Without anyone noticing, Nick had quietly slipped into the bathroom to shower. The Redskins were playing on TV that afternoon at 1:00 and the breakfast beer gang was busy sharing their expert two-cents with one another other, which added up to the equivalent of 400 worthless dollars by this point of the morning. Suddenly the madness was muted and heads turned around, as the bathroom door swung wide open. There, shrouded in a haze of shower steam, stood the dark outline of a man, looking like a rejected promotional poster for the movie “Saturday Night Fever” (another Travolta reference?). Emerging from the fog was naked Nicky wrapped in a bath towel and sporting a Mohawk full of shampoo. Before anyone could spit out a “What the..”, and with his soapy hair visibly parted down the middle, Nick morphed into a Denorex Shampoo commercial. With a straight face and a puzzled look, he calmly explained to his idiot viewing audience –
“This side tingles. But this side doesn’t”.
Back in those days, there was only one fast-food restaurant in all of Shenandoah County. A Quarter Pounder w/cheese and some hot French fries, were well worth the 10-mile round trip for a ‘special’ dinner. Oh, if we’d only known just how ‘special’. Steve’s ugly -ass car (a 1976 AMC Matador, scab-ooze yellow with a black Landau roof) was loaded with carbs and fountain drinks. We were halfway home when disaster struck. As I was reaching into the darkness of the floorboard, searching for my tasty beverage, a violent ‘thump’ impacted the car. “Son-of-a-Bitch” Steve screamed, as he pulled off of the road. “I think that I hit a deer…or a dog…or something!” Steve had to follow me out of the passenger door; the driver’s side door was so badly damaged that it would no longer open. Walking back to the spot of the impact, we discovered in the far ditch, one very dead deer.
Being the law-abiding citizens that we were, sometimes, we backtracked a 1/2 mile up the road to the only payphone around (The Hamilton Motel) and called the Game Warden. Well, he was off that night, so they sent a Deputy Sheriff. We met up with him back at the carcass.
Now Steve and I were ‘townies’. The only thing that either of us had ever butchered in our entire lives were final exams during High School. The Deputy seemed oddly more inconvenienced by us than the deer had seemed.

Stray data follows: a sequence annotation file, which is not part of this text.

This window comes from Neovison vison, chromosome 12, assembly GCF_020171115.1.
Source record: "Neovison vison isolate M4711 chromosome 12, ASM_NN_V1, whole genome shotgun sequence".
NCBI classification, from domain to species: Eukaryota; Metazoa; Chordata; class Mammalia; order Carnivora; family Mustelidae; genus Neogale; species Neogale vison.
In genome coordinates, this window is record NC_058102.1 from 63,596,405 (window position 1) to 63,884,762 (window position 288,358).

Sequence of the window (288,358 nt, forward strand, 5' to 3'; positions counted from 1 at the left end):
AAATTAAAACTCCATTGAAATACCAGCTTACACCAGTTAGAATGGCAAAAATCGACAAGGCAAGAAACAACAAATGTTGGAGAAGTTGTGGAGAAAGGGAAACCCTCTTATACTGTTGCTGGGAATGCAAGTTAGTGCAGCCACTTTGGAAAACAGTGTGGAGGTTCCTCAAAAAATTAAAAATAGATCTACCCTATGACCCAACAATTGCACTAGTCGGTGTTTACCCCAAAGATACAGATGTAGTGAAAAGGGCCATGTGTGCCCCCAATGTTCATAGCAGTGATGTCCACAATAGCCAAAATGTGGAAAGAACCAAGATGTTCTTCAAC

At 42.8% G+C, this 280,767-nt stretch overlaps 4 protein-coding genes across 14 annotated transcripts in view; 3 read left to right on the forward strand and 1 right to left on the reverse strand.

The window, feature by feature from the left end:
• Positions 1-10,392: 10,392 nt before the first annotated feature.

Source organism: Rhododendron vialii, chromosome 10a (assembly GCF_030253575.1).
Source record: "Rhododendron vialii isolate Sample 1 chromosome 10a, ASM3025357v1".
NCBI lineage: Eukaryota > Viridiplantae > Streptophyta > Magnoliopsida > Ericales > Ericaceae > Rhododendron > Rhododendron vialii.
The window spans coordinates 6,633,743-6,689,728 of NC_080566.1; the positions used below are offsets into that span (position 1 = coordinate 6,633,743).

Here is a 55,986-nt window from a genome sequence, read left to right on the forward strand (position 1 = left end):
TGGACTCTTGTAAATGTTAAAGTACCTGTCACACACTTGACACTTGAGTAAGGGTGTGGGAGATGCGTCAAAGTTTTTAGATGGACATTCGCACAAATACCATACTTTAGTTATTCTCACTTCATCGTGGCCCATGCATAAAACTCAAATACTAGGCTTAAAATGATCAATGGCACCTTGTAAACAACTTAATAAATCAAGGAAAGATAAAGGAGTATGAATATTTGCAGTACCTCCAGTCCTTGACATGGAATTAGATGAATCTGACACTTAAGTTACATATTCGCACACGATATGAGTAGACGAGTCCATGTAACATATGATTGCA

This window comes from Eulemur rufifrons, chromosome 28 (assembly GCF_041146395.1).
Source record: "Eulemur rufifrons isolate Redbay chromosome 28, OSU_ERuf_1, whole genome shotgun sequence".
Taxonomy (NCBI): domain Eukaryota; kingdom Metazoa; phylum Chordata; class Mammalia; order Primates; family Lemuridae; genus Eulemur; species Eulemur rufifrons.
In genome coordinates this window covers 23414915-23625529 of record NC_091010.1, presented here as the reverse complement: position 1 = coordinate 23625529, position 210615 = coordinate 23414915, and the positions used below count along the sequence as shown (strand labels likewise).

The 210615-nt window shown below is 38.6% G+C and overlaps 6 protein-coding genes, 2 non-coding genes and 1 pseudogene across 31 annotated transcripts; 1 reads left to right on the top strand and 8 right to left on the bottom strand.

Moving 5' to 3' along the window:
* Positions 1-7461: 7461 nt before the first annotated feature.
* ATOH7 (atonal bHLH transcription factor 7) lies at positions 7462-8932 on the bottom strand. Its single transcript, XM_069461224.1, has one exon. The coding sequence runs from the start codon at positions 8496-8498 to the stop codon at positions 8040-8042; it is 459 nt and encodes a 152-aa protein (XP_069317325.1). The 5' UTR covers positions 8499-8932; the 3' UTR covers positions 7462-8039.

“You want him?”
We grab the shattered legs of this poor animal and threw him into the trunk of Steve’s car.
Which at first, seemed like a good idea. Have you ever asked yourself “Wonder what I should do, on a Sunday night at 8:00, with that dead, bloody wild animal lying in my trunk on top of my jumper cables”? Must have missed that day of Driver’s Education. Remembering that our little town’s only Grocery store, with its own butcher counter, stood directly across the street from the Junkie Pad, and was owned by the family of Steve’s girlfriend Sharon. So we called her brother Jeff. Shirley, he must know something about processing dead animals.
Jeff cleaned and butchered our little hitchhiking buddy, yielding us numerous steaks, stew meat and a huge mound of burger (even after he took his cut, pun intended). Now, times were lean, as was the meat, and venison had come to our budget’s rescue. That night, we made cheeseburgers, the size of the 8″ skillet in which they were cooked. Breakfast, for the next several days, was sirloin tips and scrambled eggs. It was nice having red meat for a change, but the sight of venison in the fridge did get a little bit old after a while, both figuratively and literally.
Yep kiddies, we walked to work each day, uphill both ways, in a driving snowstorm. Shoes! We had to share a pair of shoes! Almost had a thought of my own one day, but I had to share it with Steve. There was snow in the carpet, and we liked it. We loved it.
Just remember, Utopia is wherever you’re standing at the moment. You just gotta look at it from the proper angle, with a smiling set of eyes.
Nicky, God bless him and keep him, has since left this Earth and signed a long-term lease at a much better place up in Heaven. I can’t help but smile when thinking of Nick, which is how every person should hope to be remembered.